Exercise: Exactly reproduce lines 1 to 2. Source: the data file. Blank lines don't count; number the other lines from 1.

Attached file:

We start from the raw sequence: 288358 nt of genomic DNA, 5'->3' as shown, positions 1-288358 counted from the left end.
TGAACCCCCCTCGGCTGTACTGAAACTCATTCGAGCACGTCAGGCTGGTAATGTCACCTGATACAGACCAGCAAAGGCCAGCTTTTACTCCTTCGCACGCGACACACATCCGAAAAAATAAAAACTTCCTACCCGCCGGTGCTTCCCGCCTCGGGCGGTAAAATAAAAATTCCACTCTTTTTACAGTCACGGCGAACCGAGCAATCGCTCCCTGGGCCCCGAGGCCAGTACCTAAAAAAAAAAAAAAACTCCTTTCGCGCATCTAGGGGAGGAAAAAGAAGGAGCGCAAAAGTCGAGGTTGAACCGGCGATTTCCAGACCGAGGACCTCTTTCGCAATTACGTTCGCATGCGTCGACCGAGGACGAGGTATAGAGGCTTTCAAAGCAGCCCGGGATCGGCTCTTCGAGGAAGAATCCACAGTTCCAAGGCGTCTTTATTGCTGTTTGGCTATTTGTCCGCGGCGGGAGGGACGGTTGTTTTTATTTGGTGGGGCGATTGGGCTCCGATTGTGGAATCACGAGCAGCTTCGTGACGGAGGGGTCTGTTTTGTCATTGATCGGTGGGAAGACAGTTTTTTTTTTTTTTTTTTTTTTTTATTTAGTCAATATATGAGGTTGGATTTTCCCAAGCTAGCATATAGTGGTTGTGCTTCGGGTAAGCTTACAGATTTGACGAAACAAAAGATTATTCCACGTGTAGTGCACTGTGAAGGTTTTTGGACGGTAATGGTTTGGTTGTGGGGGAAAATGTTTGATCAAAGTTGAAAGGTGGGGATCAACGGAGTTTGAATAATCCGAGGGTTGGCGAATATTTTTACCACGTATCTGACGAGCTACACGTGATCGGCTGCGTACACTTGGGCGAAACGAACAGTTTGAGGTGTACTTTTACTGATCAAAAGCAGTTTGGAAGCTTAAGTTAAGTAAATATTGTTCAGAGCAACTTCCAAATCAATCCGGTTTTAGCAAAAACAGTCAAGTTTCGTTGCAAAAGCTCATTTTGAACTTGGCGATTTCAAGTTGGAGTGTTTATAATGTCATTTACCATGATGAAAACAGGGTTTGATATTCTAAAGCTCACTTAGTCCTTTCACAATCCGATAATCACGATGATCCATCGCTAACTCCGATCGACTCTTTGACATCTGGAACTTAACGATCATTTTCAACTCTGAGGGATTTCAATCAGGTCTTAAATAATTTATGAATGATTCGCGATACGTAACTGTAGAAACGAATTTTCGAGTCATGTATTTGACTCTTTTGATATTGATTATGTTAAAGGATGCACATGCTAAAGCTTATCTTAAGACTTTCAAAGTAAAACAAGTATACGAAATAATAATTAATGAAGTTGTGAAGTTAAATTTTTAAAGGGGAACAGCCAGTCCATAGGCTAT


We start from the raw sequence: 288358 nt of genomic DNA, 5'->3' as shown, positions 1-288358 counted from the left end.
TGAACCCCCCTCGGCTGTACTGAAACTCATTCGAGCACGTCAGGCTGGTAATGTCACCTGATACAGACCAGCAAAGGCCAGCTTTTACTCCTTCGCACGCGACACACATCCGAAAAAATAAAAACTTCCTACCCGCCGGTGCTTCCCGCCTCGGGCGGTAAAATAAAAATTCCACTCTTTTTACAGTCACGGCGAACCGAGCAATCGCTCCCTGGGCCCCGAGGCCAGTACCTAAAAAAAAAAAAAAACTCCTTTCGCGCATCTAGGGGAGGAAAAAGAAGGAGCGCAAAAGTCGAGGTTGAACCGGCGATTTCCAGACCGAGGACCTCTTTCGCAATTACGTTCGCATGCGTCGACCGAGGACGAGGTATAGAGGCTTTCAAAGCAGCCCGGGATCGGCTCTTCGAGGAAGAATCCACAGTTCCAAGGCGTCTTTATTGCTGTTTGGCTATTTGTCCGCGGCGGGAGGGACGGTTGTTTTTATTTGGTGGGGCGATTGGGCTCCGATTGTGGAATCACGAGCAGCTTCGTGACGGAGGGGTCTGTTTTGTCATTGATCGGTGGGAAGACAGTTTTTTTTTTTTTTTTTTTTTTTTATTTAGTCAATATATGAGGTTGGATTTTCCCAAGCTAGCATATAGTGGTTGTGCTTCGGGTAAGCTTACAGATTTGACGAAACAAAAGATTATTCCACGTGTAGTGCACTGTGAAGGTTTTTGGACGGTAATGGTTTGGTTGTGGGGGAAAATGTTTGATCAAAGTTGAAAGGTGGGGATCAACGGAGTTTGAATAATCCGAGGGTTGGCGAATATTTTTACCACGTATCTGACGAGCTACACGTGATCGGCTGCGTACACTTGGGCGAAACGAACAGTTTGAGGTGTACTTTTACTGATCAAAAGCAGTTTGGAAGCTTAAGTTAAGTAAATATTGTTCAGAGCAACTTCCAAATCAATCCGGTTTTAGCAAAAACAGTCAAGTTTCGTTGCAAAAGCTCATTTTGAACTTGGCGATTTCAAGTTGGAGTGTTTATAATGTCATTTACCATGATGAAAACAGGGTTTGATATTCTAAAGCTCACTTAGTCCTTTCACAATCCGATAATCACGATGATCCATCGCTAACTCCGATCGACTCTTTGACATCTGGAACTTAACGATCATTTTCAACTCTGAGGGATTTCAATCAGGTCTTAAATAATTTATGAATGATTCGCGATACGTAACTGTAGAAACGAATTTTCGAGTCATGTATTTGACTCTTTTGATATTGATTATGTTAAAGGATGCACATGCTAAAGCTTATCTTAAGACTTTCAAAGTAAAACAAGTATACGAAATAATAATTAATGAAGTTGTGAAGTTAAATTTTTAAAGGGGAACAGCCAGTCCATAGGCTAT